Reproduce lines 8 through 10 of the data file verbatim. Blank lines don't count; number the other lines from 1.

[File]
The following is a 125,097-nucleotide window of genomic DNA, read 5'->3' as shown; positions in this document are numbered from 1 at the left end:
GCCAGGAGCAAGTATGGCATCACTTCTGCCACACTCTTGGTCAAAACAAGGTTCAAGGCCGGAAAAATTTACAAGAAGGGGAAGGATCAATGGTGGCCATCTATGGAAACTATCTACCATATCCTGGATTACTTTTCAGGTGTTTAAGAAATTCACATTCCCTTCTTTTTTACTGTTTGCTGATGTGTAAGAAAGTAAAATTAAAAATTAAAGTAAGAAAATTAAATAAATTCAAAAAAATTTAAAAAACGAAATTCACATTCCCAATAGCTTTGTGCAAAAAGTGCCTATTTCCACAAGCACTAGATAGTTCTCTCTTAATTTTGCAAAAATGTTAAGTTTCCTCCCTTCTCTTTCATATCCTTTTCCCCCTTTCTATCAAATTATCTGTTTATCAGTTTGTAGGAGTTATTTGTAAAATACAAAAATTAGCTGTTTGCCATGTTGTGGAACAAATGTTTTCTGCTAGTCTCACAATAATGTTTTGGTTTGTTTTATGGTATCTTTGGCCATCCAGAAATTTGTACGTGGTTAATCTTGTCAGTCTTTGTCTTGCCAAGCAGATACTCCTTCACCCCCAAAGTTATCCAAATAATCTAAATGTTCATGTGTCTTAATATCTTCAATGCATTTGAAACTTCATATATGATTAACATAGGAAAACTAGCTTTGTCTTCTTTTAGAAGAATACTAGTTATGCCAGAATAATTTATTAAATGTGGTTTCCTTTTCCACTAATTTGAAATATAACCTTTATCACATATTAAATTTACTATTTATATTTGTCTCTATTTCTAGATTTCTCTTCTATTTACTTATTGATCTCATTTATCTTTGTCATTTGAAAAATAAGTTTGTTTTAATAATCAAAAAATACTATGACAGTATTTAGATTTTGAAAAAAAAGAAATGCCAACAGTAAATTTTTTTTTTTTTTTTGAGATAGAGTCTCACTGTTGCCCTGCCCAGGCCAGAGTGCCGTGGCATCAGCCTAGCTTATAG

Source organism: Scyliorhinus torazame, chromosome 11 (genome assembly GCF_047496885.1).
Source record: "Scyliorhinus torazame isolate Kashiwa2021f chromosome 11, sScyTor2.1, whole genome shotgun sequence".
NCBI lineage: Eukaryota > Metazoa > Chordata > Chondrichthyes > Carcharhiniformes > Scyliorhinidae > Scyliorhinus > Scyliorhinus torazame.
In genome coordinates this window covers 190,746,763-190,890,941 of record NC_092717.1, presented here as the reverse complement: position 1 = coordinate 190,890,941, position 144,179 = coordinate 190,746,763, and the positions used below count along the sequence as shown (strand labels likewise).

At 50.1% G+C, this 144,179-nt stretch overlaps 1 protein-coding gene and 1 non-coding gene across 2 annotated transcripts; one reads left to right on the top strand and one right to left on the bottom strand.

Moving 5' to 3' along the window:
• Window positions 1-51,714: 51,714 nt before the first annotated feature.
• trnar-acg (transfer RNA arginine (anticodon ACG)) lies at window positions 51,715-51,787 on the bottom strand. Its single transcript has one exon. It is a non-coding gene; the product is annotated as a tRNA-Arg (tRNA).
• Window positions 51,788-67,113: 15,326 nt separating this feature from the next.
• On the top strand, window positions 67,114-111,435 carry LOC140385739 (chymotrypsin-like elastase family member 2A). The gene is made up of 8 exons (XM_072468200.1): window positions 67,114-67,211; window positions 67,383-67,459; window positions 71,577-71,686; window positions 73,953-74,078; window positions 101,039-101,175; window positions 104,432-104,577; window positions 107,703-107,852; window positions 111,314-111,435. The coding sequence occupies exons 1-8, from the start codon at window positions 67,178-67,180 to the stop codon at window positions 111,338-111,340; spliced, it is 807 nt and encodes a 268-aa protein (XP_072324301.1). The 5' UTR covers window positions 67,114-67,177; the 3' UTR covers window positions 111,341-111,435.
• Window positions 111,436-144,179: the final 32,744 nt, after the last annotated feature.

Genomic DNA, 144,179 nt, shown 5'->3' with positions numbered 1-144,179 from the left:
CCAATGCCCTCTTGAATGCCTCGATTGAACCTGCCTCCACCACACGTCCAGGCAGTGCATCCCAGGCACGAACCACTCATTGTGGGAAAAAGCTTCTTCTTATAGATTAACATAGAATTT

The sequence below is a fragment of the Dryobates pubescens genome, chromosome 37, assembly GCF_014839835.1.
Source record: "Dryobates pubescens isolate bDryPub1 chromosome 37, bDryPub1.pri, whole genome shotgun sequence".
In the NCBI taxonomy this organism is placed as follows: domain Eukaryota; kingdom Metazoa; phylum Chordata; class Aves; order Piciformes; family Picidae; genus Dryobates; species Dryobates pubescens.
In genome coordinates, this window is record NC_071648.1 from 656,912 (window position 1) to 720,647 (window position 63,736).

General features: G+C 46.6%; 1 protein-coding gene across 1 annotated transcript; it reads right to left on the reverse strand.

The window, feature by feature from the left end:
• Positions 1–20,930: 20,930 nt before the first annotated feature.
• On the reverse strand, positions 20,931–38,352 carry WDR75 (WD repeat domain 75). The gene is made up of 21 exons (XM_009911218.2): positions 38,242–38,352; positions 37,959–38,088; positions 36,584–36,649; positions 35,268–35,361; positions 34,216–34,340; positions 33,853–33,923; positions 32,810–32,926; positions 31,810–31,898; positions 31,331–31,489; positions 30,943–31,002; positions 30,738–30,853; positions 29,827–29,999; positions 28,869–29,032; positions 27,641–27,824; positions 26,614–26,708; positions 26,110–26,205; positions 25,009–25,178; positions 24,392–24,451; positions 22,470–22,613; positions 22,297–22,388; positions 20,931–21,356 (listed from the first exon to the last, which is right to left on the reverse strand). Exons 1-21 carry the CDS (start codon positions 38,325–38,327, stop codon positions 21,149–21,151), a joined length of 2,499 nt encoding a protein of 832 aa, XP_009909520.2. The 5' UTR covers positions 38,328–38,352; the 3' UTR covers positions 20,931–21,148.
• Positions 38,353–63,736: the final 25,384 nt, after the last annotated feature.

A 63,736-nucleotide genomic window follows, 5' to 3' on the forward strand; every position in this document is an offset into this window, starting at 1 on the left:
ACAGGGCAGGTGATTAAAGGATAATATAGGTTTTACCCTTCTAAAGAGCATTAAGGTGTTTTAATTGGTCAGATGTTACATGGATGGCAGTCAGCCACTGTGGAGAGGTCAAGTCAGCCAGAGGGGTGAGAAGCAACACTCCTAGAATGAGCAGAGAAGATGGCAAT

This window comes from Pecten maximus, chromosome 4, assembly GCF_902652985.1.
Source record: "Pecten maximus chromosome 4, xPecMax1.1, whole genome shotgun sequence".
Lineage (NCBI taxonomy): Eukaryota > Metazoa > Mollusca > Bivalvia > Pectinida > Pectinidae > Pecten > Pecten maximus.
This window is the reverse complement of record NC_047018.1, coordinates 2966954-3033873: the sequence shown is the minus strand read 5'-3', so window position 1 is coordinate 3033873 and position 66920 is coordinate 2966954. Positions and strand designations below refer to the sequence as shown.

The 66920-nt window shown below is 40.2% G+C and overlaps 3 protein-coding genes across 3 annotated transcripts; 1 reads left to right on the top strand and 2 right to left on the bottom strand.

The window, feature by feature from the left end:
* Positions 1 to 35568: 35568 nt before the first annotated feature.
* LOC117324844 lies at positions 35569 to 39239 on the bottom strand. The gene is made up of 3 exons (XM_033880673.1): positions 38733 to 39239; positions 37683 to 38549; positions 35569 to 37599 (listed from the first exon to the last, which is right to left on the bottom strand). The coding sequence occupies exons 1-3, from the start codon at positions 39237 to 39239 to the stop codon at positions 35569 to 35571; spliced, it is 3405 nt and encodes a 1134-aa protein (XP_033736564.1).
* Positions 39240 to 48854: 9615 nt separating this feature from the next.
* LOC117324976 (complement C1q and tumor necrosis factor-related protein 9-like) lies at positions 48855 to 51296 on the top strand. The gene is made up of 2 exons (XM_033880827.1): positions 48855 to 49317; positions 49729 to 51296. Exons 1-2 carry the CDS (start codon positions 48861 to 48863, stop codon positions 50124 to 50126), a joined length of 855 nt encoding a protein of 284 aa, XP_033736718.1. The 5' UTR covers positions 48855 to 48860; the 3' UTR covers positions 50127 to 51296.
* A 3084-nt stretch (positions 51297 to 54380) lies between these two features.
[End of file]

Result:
Moving 5' to 3' along the window:
• Window positions 1-51,714: 51,714 nt before the first annotated feature.
• trnar-acg (transfer RNA arginine (anticodon ACG)) lies at window positions 51,715-51,787 on the bottom strand. Its single transcript has one exon. It is a non-coding gene; the product is annotated as a tRNA-Arg (tRNA).